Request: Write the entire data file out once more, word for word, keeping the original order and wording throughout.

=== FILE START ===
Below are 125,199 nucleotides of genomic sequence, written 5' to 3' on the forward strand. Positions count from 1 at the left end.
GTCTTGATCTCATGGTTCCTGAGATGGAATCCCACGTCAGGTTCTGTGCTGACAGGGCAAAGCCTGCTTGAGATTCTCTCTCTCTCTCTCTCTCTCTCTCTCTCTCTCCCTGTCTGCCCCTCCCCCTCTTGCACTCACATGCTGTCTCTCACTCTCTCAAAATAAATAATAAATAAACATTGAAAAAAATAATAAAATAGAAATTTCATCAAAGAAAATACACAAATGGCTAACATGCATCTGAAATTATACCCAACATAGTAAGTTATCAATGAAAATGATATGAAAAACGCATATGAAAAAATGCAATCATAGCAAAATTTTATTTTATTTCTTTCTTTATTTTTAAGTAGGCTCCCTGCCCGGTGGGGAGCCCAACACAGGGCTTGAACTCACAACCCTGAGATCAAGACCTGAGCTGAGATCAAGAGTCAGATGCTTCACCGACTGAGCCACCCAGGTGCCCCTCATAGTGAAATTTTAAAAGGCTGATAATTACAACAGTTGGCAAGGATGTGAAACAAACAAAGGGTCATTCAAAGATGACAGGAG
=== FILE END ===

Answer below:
Below are 125,199 nucleotides of genomic sequence, written 5' to 3' on the forward strand. Positions count from 1 at the left end.
GTCTTGATCTCATGGTTCCTGAGATGGAATCCCACGTCAGGTTCTGTGCTGACAGGGCAAAGCCTGCTTGAGATTCTCTCTCTCTCTCTCTCTCTCTCTCTCTCTCTCCCTGTCTGCCCCTCCCCCTCTTGCACTCACATGCTGTCTCTCACTCTCTCAAAATAAATAATAAATAAACATTGAAAAAAATAATAAAATAGAAATTTCATCAAAGAAAATACACAAATGGCTAACATGCATCTGAAATTATACCCAACATAGTAAGTTATCAATGAAAATGATATGAAAAACGCATATGAAAAAATGCAATCATAGCAAAATTTTATTTTATTTCTTTCTTTATTTTTAAGTAGGCTCCCTGCCCGGTGGGGAGCCCAACACAGGGCTTGAACTCACAACCCTGAGATCAAGACCTGAGCTGAGATCAAGAGTCAGATGCTTCACCGACTGAGCCACCCAGGTGCCCCTCATAGTGAAATTTTAAAAGGCTGATAATTACAACAGTTGGCAAGGATGTGAAACAAACAAAGGGTCATTCAAAGATGACAGGAG